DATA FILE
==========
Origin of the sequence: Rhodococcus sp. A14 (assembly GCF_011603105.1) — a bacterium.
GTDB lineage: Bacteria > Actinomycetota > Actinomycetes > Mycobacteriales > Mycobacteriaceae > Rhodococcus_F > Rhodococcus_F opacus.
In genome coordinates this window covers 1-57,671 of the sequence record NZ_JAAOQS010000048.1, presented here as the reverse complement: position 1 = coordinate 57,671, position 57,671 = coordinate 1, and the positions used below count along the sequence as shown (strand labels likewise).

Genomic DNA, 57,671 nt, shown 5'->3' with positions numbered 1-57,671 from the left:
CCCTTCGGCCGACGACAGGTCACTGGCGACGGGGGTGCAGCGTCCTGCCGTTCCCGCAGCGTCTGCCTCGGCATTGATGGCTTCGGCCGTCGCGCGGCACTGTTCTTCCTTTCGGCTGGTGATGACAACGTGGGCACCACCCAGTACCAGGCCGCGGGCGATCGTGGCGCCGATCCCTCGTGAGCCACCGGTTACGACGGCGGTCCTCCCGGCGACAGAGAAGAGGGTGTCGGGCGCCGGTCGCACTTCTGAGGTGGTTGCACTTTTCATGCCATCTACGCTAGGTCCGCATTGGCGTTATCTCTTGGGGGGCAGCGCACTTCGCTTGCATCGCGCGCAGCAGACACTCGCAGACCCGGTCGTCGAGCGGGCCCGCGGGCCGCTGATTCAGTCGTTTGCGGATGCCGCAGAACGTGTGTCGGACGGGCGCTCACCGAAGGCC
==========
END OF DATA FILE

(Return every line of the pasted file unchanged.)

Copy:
Origin of the sequence: Rhodococcus sp. A14 (assembly GCF_011603105.1) — a bacterium.
GTDB lineage: Bacteria > Actinomycetota > Actinomycetes > Mycobacteriales > Mycobacteriaceae > Rhodococcus_F > Rhodococcus_F opacus.
In genome coordinates this window covers 1-57,671 of the sequence record NZ_JAAOQS010000048.1, presented here as the reverse complement: position 1 = coordinate 57,671, position 57,671 = coordinate 1, and the positions used below count along the sequence as shown (strand labels likewise).

Genomic DNA, 57,671 nt, shown 5'->3' with positions numbered 1-57,671 from the left:
CCCTTCGGCCGACGACAGGTCACTGGCGACGGGGGTGCAGCGTCCTGCCGTTCCCGCAGCGTCTGCCTCGGCATTGATGGCTTCGGCCGTCGCGCGGCACTGTTCTTCCTTTCGGCTGGTGATGACAACGTGGGCACCACCCAGTACCAGGCCGCGGGCGATCGTGGCGCCGATCCCTCGTGAGCCACCGGTTACGACGGCGGTCCTCCCGGCGACAGAGAAGAGGGTGTCGGGCGCCGGTCGCACTTCTGAGGTGGTTGCACTTTTCATGCCATCTACGCTAGGTCCGCATTGGCGTTATCTCTTGGGGGGCAGCGCACTTCGCTTGCATCGCGCGCAGCAGACACTCGCAGACCCGGTCGTCGAGCGGGCCCGCGGGCCGCTGATTCAGTCGTTTGCGGATGCCGCAGAACGTGTGTCGGACGGGCGCTCACCGAAGGCC